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Tom Petty to Kick Off Mudcrutch Reunion Tour in Malibu

April 14, 2008 4:31 PM ET

Back in the Seventies, Tom Petty's first band Mudcrutch played everywhere — from unlicensed backyard festivals to topless bars — but they never performed at a charity benefit. On Saturday night, the reunited Mudcrutch played their first show in over three decades in the 500-seat Malibu Performing Arts Center, kicking off a thirteen-date California club tour and helping to raise funds for the Midnight Mission in Los Angeles.

"This is a trip, isn't it?" Petty asked the well-heeled audience. "I'm just trying to get really good and grounded here." The band played for an hour and a half, performing all fourteen songs on their forthcoming debut album, plus a clutch of covers from their early repertoire: Elvis Presley's "Rip It Up," Bill Monroe's "Love, Please Come Home," the Rolling Stones' "Off the Hook" and Jerry Lee Lewis' "High School Confidential." (They also threw in a Mudcrutch power-pop original from the early '70s, "I Can't Fight It," although it took three false starts before they nailed it.)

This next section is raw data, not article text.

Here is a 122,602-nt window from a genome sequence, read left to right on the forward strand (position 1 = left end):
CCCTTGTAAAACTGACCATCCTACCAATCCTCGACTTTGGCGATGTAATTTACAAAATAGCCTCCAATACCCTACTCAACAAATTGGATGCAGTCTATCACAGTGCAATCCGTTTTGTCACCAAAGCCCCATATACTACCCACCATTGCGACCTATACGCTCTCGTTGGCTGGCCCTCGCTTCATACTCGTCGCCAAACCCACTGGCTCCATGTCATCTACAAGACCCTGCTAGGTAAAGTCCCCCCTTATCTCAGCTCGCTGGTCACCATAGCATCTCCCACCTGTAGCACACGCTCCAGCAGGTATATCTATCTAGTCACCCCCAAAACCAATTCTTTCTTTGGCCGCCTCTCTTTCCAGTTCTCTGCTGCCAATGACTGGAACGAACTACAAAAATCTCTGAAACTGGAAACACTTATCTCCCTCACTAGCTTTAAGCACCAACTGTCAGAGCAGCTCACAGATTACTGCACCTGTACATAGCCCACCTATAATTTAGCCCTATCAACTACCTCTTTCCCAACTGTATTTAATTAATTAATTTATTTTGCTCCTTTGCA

Mike Campbell and Tom Leadon had a rapport on guitar that belied their long separation, making the traditional "June Apple" sound like an electrifying blend of bluegrass and Television. Benmont Tench was a virtuoso on piano and organ as per usual, and even took lead vocals on "This Is a Good Street." Petty looked ecstatic to be playing bass again, and managed to whip the crowd into a rock and roll fervor: on the way out, the crowd carefully stepped over the broken glass of champagne flutes.

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Song Stories

“Whoomp! (There It Is)”

Tag Team | 1993

Cecil Glenn — a.k.a., "D.C." — was a cook at Magic City, a nude dance club in Atlanta, when he first heard women shout "Whoomp — there it is!" Inspired by the party chant, he and partner Steve "Roll'n" Gibson wrote a song around it. Undaunted by label rejections, they borrowed $2,500 from Glenn's parents and pressed 800 singles, which quickly sold out in the Atlanta area. A record deal came soon after. Glenn said the song was meant for positive partying. "If you're going to say 'Whoomp there it is,' and you're doing something negative, we'd rather it not have come out of your mouth."

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